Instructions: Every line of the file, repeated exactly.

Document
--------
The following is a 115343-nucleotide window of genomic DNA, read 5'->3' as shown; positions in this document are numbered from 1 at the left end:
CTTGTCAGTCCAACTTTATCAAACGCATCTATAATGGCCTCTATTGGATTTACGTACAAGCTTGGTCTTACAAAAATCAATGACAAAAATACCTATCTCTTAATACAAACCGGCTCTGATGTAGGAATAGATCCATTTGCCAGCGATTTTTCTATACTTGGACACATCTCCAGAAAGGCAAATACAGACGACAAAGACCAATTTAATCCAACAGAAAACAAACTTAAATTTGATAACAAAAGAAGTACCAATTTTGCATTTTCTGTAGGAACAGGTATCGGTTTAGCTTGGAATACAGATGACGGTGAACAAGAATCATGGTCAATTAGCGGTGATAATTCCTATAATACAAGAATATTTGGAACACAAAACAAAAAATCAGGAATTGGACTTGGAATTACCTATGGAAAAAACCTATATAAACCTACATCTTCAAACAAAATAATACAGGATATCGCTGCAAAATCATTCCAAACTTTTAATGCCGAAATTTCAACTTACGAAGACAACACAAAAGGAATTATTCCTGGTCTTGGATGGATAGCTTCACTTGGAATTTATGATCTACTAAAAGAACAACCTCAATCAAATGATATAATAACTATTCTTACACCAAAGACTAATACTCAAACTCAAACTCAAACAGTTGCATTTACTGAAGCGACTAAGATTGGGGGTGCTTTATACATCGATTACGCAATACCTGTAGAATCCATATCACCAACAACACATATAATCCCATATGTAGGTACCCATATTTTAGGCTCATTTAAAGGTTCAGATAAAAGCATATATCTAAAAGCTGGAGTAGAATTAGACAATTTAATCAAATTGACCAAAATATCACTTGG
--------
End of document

The following is a 115343-nucleotide window of genomic DNA, read 5'->3' as shown; positions in this document are numbered from 1 at the left end:
CTTGTCAGTCCAACTTTATCAAACGCATCTATAATGGCCTCTATTGGATTTACGTACAAGCTTGGTCTTACAAAAATCAATGACAAAAATACCTATCTCTTAATACAAACCGGCTCTGATGTAGGAATAGATCCATTTGCCAGCGATTTTTCTATACTTGGACACATCTCCAGAAAGGCAAATACAGACGACAAAGACCAATTTAATCCAACAGAAAACAAACTTAAATTTGATAACAAAAGAAGTACCAATTTTGCATTTTCTGTAGGAACAGGTATCGGTTTAGCTTGGAATACAGATGACGGTGAACAAGAATCATGGTCAATTAGCGGTGATAATTCCTATAATACAAGAATATTTGGAACACAAAACAAAAAATCAGGAATTGGACTTGGAATTACCTATGGAAAAAACCTATATAAACCTACATCTTCAAACAAAATAATACAGGATATCGCTGCAAAATCATTCCAAACTTTTAATGCCGAAATTTCAACTTACGAAGACAACACAAAAGGAATTATTCCTGGTCTTGGATGGATAGCTTCACTTGGAATTTATGATCTACTAAAAGAACAACCTCAATCAAATGATATAATAACTATTCTTACACCAAAGACTAATACTCAAACTCAAACTCAAACAGTTGCATTTACTGAAGCGACTAAGATTGGGGGTGCTTTATACATCGATTACGCAATACCTGTAGAATCCATATCACCAACAACACATATAATCCCATATGTAGGTACCCATATTTTAGGCTCATTTAAAGGTTCAGATAAAAGCATATATCTAAAAGCTGGAGTAGAATTAGACAATTTAATCAAATTGACCAAAATATCACTTGG